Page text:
by Amanda Owens
Bullies come in all shapes, sizes, and ages.
Brynlee McAdams is used to relentless verbal criticism from her mother and tries to ignore that vitriol to focus on caring for her younger brothers, both of whom have her whole heart. When her brother Brayden becomes the target of school bullies, Brynlee steps in when her mother refuses to, even though she knows it could set them on a collision course with potentially devastating consequences.
When Sarah Cain—Brayden’s kind and engaging third-grade teacher—gets involved, Brynlee discovers she doesn’t really have to handle everything on her own. Brynlee’s blossoming relationship with Sarah also makes her realize that by trying to be the daughter her mother wanted and the sister her brothers needed, she might have forgotten about her own wants and needs.
But Brynlee’s path to happiness is littered with obstacles, and she learns that finding your way sometimes means going completely off track and trusting someone you love to guide you back.
FROM THE AUTHOR
"When I started writing Weight of Her World, I didn’t have a particular path planned out. The first chapter transpired from a telephone conversation between my mother and I. While we do not have a strained relationship like the characters I created, we do have disagreements being the strong and stubborn women that we are, so I used the frustration in that moment to create the mother/daughter dynamic in my book. From that point I wrote Brynlee, my main character, and gave her a complicated relationship with her mother. The two younger brothers were easy for me as I am an older sister of five younger siblings and tend to be protective of them all.
As I continued to write the story, I leaned toward bullying because I feel strongly about it and it is upsetting to hear of children going through such things. The more I wrote the more I felt compelled to show how adults can be bullied as well. That’s how I developed the story for Brynlee and her brother Brayden.
I enjoyed writing about the characters in my story, especially the relationship between Brynlee and her brothers. And for Brynlee to find love with Sarah, during everything she was going through, created a special connection for me. It was a journey I was eager to dive into each time I wrote."
Jo R. - Only 3 books have ever made me cry, and this is one of them. So have a box of tissues ready. Weight of Her World is beautifully written and written with sensitivity. It's a family drama, it's full of emotion, angst, and tragedy but also you have a sense of love too. This is Amanda Owens's debut novel, and I'm looking forward to future releases. I've given Weight of Her World a 4/5.
“Where are my damn keys, Brynlee?” Mom sits across from me at the dining table. She huffs loudly, clearly wanting my attention. I finish typing the last of my notes before looking up to see the scowl on her face. She is in one of her moods this morning.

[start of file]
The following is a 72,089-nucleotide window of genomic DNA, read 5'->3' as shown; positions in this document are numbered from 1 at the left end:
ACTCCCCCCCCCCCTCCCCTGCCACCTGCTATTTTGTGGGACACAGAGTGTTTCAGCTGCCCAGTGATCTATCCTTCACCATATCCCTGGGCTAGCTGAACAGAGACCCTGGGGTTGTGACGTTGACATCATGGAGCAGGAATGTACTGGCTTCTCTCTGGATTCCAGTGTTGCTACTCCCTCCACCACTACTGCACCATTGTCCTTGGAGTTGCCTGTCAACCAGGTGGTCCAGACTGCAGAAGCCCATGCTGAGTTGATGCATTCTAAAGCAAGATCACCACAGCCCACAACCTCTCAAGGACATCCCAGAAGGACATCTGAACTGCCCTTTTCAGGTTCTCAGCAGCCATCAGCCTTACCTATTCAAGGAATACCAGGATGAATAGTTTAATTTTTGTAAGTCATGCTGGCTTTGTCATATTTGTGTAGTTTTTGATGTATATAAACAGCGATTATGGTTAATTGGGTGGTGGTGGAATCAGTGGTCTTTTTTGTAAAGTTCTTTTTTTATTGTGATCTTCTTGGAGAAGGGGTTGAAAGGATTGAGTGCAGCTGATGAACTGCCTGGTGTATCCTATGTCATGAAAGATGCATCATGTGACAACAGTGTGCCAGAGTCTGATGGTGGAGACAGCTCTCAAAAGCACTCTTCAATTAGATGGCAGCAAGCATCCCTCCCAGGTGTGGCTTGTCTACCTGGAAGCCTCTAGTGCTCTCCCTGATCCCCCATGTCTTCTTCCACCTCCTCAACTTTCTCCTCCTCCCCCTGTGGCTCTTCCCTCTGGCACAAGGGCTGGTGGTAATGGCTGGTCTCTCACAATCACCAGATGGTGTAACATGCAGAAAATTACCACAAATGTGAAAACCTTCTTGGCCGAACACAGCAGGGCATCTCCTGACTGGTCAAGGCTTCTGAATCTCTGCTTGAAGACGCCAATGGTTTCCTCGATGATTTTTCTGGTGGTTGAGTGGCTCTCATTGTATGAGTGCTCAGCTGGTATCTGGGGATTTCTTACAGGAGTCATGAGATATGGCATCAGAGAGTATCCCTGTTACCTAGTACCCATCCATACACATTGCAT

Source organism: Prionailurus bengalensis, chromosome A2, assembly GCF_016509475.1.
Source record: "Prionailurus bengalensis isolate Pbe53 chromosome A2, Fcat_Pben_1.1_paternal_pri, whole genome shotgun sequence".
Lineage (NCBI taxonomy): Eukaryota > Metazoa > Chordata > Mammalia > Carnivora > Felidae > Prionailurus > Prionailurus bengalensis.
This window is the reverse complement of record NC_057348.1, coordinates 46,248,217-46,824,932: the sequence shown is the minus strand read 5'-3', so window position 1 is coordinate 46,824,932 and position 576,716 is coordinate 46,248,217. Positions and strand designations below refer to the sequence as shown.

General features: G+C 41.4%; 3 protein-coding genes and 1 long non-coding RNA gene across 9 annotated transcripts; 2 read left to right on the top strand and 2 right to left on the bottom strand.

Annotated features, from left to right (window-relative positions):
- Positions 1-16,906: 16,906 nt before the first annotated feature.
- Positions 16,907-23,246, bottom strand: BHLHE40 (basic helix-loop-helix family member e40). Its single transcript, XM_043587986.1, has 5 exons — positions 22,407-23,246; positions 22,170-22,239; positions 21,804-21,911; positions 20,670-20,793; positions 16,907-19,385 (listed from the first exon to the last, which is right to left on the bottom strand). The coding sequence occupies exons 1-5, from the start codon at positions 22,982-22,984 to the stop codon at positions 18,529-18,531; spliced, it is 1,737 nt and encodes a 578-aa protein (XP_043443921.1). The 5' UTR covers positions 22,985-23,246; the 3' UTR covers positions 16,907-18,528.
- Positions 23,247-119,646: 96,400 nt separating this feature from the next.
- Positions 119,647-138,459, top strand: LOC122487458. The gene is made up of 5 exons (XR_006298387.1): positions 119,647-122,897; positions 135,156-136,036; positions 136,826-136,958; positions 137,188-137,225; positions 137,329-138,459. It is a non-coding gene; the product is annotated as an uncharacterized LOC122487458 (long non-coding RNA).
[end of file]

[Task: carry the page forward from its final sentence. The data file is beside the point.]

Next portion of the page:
“The last I saw them they were on the kitchen counter.”
“Well, find them.” She bends over to tie the laces on her steel-toed boots. “I’m going to be late for work.”
She is always losing her keys. Closing the laptop, I stand to do as I am told. I know to choose my battles wisely with her. I go to the kitchen and scour the counter. There are no keys in sight. I pull open the drawers and rummage through them, moving aside pens, old papers, and lighters, amongst all kinds of other junk. Still no keys.
“Find them?” Mom walks into the kitchen pulling a jacket over her shoulders.
“Not yet. Maybe in your room?”
Mom gives me a hard stare. The crease in her forehead moves down between her brows as they furrow together. “If you do not find those damn keys in the next five minutes you better not ask to drive my car again.”
She’s treating me like a child while trying to hold yet another thing over my head. It’s true, I don’t own a car yet. However, I have money in my savings for that. I just haven’t gotten around to it. Mom doesn’t know how much money I’ve put back, otherwise I wouldn’t have as much as I do. She is always borrowing money from me or asking me to give the boys lunch money for school, which I do without hesitation. I’m already helping with the utilities and groceries. I have to keep some money hidden or I would never be able to get a car. I’m twenty-two years old and still taking the bus everywhere.
I push past Mom to go look in her room, refusing to make eye contact on my way by. She is a tall woman. Her size is threatening to most and I’m no different than anyone else who refuses to confront her. She has a good five inches of height over me.
The keys are on her dresser, hidden behind the picture of Grandma and Grandpa. She probably left them there last night when she came in late. I haven’t driven the car in two days. I grab them and jog down the hall, finding Mom in the kitchen pouring coffee into a thermos.
“Here.” I lay the keys next to her and back away.
She picks them up along with the thermos and walks toward the door. “I’m working late tonight. Don’t forget to pick Ben up from practice.” She walks out the door without even a glance backward.
“You’re welcome,” I say quietly to the closing door. The door creaks back open slightly. My breath catches in my throat.
“Damnit!” Mom shouts as she slams the door shut. “Get some fucking WD-40 and fix this,” she calls out.
I release the breath I’m holding as her footsteps fade away. I sink back against the counter, my shoulders slump with relief.
The clock on the microwave practically shouts the time. It’s six thirty-five and I still have to get the boys up, feed them breakfast, clean myself up, and get us all to school and work. I’ve been working at the same place since I graduated high school. Luckily, I found this job early on. This allows me to take my college classes at night so I can help with the boys—the only way to make things work at home. Mom tried to talk me out of college because she needs my help at home. She told me that I can make a good career with the company I am with now and work my way up. But I don’t want to spend the rest of my life working in a warehouse.